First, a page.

More than likely, you only answered to yourself. Your partner, your children, your loved ones, if the decision was contentious.

Did you question yourself? Your right to decide? Your ability to make a decision? Your faith in yourself, or your legitimacy? No, probably not.

Were you made to feel less than a person for saying no? Look at the image below. The title, in particular.

‘Homeless… refusing outreach.’

You already know what I think.

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Strings… Theory?


The tendency people have to ‘pull string,’ on the homeless is widespread. In case you don’t know what I mean by that, here goes.

Any time we encounter an authority figure, they’ll put us in a position of embarrassment. As homeless men and women, we are sometimes tolerated, sometimes welcomed. We stand out. We are targeted. When an authority figure takes action against us — regardless it being police, security, social worker, business owner, anyone else — baiting is often the primary element.

What is that, baiting? Typically, it’s a means to escalate a situation. It’s the manipulation of a verbal interaction. The goal is to create openings for the targeted person to fill. By applying a sort of profiling, security guards, social workers, and police officers will take a stance, pose a question, down-talk, imply and insinuate. In this way, the targeted person is likely to say something outrageous, offensive, or threatening. It’s ‘pulling string,’ in the sense a talking doll has its string pulled. The result is both anticipated and desired. It’s a dehumanizing and humiliating experience, but that’s the tactic.

Ultimately, it’s one person going to a lot of trouble to justify a decision they’ve already made. It’s a psychological ploy. It’s an attempt to mask a rationalization, an already-made decision. It’s about control.

We’re all likely close to someone who’s adopted this behaviour. Co-worker, employer, or relative, it’s a not uncommon social strategy.

In my own family, it’s my mother. She’s always been fond of this tactic. She’ll go to lengths to set out verbal traps and land mines. Woe betide ye who transgress!

People who deploy this tactic have an advantage. They can, effectively, become outraged about anything. Your outrageous comment or non-comment allows them to refuse to do something they already don’t want to do, or do something they have already decided on.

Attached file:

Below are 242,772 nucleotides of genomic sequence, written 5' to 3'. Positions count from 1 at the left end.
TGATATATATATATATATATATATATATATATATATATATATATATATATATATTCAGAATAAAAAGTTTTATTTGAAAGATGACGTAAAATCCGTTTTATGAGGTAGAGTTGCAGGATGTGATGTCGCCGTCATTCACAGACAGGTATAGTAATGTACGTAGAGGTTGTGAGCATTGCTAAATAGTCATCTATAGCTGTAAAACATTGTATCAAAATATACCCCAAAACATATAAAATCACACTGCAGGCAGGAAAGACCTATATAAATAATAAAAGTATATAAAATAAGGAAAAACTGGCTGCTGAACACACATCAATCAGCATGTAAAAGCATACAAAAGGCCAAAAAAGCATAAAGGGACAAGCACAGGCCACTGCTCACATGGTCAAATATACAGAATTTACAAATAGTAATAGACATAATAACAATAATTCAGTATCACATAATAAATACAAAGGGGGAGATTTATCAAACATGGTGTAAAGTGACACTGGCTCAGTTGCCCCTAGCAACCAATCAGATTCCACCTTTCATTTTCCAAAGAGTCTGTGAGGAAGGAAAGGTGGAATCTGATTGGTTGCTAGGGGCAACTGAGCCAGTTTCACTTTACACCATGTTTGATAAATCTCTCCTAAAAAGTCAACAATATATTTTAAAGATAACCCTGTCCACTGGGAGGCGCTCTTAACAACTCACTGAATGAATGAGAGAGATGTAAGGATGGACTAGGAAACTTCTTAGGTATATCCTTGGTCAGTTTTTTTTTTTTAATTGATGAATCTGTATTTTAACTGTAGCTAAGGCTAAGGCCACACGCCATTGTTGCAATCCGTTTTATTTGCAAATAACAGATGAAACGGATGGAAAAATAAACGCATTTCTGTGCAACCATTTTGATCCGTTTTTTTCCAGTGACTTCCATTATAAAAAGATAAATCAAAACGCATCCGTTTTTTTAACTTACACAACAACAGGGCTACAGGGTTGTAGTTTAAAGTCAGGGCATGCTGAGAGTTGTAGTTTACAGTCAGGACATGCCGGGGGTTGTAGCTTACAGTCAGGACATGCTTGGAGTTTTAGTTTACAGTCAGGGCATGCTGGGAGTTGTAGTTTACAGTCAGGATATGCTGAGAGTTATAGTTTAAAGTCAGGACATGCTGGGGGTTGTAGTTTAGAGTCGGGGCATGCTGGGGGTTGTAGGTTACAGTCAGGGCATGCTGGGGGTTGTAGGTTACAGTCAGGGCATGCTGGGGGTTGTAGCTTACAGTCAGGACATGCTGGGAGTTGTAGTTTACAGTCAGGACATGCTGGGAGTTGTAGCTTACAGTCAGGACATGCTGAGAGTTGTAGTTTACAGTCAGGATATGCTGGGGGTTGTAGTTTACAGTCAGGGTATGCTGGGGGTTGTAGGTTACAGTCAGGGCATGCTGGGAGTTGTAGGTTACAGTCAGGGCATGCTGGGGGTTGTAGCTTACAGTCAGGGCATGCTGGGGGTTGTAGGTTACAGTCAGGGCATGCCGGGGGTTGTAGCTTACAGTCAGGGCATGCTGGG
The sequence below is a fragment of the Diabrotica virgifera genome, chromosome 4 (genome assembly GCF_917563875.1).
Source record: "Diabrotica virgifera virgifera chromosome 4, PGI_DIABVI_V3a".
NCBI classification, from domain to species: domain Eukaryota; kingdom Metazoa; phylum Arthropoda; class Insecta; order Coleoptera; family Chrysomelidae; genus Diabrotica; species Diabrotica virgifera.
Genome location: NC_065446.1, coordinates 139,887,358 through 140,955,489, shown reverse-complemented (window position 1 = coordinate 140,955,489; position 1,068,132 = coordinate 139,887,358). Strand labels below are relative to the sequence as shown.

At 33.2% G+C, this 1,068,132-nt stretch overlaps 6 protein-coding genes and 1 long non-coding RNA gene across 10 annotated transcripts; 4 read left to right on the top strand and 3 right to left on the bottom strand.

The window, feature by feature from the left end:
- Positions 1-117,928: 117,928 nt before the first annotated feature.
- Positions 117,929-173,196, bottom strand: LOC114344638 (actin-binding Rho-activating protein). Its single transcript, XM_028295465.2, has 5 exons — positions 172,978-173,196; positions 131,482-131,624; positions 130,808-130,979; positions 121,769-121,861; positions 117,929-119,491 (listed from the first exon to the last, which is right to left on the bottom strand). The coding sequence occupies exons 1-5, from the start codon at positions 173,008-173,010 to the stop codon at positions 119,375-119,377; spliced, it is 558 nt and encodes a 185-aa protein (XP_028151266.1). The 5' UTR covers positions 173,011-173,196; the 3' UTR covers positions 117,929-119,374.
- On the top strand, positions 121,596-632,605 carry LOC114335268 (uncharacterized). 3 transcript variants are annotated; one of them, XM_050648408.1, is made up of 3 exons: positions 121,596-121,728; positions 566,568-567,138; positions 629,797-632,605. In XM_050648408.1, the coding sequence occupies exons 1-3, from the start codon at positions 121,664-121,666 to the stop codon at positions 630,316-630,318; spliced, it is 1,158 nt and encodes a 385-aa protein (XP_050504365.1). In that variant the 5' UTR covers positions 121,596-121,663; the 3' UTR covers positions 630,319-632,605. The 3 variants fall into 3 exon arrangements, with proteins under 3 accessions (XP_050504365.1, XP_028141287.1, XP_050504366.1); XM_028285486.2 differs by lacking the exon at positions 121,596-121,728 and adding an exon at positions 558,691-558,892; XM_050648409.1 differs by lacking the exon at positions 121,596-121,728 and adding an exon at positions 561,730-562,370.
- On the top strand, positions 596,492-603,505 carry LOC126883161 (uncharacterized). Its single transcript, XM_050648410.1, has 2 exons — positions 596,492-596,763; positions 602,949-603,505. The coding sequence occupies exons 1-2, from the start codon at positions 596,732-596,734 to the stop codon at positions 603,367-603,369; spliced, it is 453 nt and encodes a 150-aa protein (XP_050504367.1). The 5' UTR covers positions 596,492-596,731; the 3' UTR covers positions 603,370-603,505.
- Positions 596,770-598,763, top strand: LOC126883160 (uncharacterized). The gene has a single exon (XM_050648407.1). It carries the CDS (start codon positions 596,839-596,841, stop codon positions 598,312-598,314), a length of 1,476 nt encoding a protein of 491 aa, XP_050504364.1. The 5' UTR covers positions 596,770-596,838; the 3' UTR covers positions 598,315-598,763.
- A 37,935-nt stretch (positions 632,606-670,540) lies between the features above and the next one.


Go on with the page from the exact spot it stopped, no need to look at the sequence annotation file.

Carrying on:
In the bigger picture, it’s an attempt to create an enduring atmosphere of caution, as a sort of emotional manipulation centreing your thoughts and actions on their feelings. In a personal setting, it’s one part blackmail and one part hostage-taking.

In one of my most recent interactions with the municipality, I was threatened with arrest for swearing in front of children, of all things. This example needs some expanding-on.

Not only did I not swear in front of children, ffs, the assertion that I did, and that the police needed be called because of this was an attempt to create anger in me. Why? So that by the time police arrived, the ‘Homeless Ambassadors’ (formally known as ‘Parks Ambassadors’), would appear justified in taking action — action, I would point out, which included calling the police.

They had targeted me for sitting in a public park. Middle of the day, public park, minding my own business and setting out to spend some time reading. No one had complained I was in that park. The escalation of this situation was an event which they had precipitated on their own initiative. They had arrived because they target the homeless, and they targeted me. The result was a notice of trespass, which is a ban from the location. They also, as an added insult, had the police ban me from another park, one I had never been to.

There are no public parks in Toronto where the homeless are welcome. More on that in a different post.